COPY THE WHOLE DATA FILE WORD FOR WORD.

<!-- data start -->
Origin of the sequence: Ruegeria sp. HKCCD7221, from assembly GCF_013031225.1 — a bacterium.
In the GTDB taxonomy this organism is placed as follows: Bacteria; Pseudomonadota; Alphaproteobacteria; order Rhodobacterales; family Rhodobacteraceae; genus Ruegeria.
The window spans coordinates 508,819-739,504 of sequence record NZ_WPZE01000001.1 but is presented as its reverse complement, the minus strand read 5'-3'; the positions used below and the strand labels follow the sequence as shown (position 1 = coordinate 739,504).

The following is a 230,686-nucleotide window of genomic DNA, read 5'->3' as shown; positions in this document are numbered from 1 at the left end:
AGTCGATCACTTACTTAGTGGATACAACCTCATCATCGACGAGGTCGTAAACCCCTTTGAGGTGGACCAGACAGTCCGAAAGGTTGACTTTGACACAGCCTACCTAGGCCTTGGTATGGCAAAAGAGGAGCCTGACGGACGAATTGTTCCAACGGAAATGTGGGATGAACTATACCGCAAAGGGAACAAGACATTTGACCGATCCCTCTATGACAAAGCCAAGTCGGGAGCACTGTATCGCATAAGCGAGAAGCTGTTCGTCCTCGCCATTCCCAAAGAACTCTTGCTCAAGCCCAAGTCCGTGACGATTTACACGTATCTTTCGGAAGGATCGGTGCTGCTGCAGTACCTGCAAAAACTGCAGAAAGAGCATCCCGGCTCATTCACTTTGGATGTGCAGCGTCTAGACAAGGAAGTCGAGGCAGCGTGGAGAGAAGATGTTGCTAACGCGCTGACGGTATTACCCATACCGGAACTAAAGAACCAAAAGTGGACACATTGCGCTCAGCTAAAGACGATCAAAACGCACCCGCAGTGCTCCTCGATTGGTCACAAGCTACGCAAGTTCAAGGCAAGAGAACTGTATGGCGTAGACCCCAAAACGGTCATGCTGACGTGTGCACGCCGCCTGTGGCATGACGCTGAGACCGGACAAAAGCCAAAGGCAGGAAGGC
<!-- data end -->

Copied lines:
Origin of the sequence: Ruegeria sp. HKCCD7221, from assembly GCF_013031225.1 — a bacterium.
In the GTDB taxonomy this organism is placed as follows: Bacteria; Pseudomonadota; Alphaproteobacteria; order Rhodobacterales; family Rhodobacteraceae; genus Ruegeria.
The window spans coordinates 508,819-739,504 of sequence record NZ_WPZE01000001.1 but is presented as its reverse complement, the minus strand read 5'-3'; the positions used below and the strand labels follow the sequence as shown (position 1 = coordinate 739,504).

The following is a 230,686-nucleotide window of genomic DNA, read 5'->3' as shown; positions in this document are numbered from 1 at the left end:
AGTCGATCACTTACTTAGTGGATACAACCTCATCATCGACGAGGTCGTAAACCCCTTTGAGGTGGACCAGACAGTCCGAAAGGTTGACTTTGACACAGCCTACCTAGGCCTTGGTATGGCAAAAGAGGAGCCTGACGGACGAATTGTTCCAACGGAAATGTGGGATGAACTATACCGCAAAGGGAACAAGACATTTGACCGATCCCTCTATGACAAAGCCAAGTCGGGAGCACTGTATCGCATAAGCGAGAAGCTGTTCGTCCTCGCCATTCCCAAAGAACTCTTGCTCAAGCCCAAGTCCGTGACGATTTACACGTATCTTTCGGAAGGATCGGTGCTGCTGCAGTACCTGCAAAAACTGCAGAAAGAGCATCCCGGCTCATTCACTTTGGATGTGCAGCGTCTAGACAAGGAAGTCGAGGCAGCGTGGAGAGAAGATGTTGCTAACGCGCTGACGGTATTACCCATACCGGAACTAAAGAACCAAAAGTGGACACATTGCGCTCAGCTAAAGACGATCAAAACGCACCCGCAGTGCTCCTCGATTGGTCACAAGCTACGCAAGTTCAAGGCAAGAGAACTGTATGGCGTAGACCCCAAAACGGTCATGCTGACGTGTGCACGCCGCCTGTGGCATGACGCTGAGACCGGACAAAAGCCAAAGGCAGGAAGGC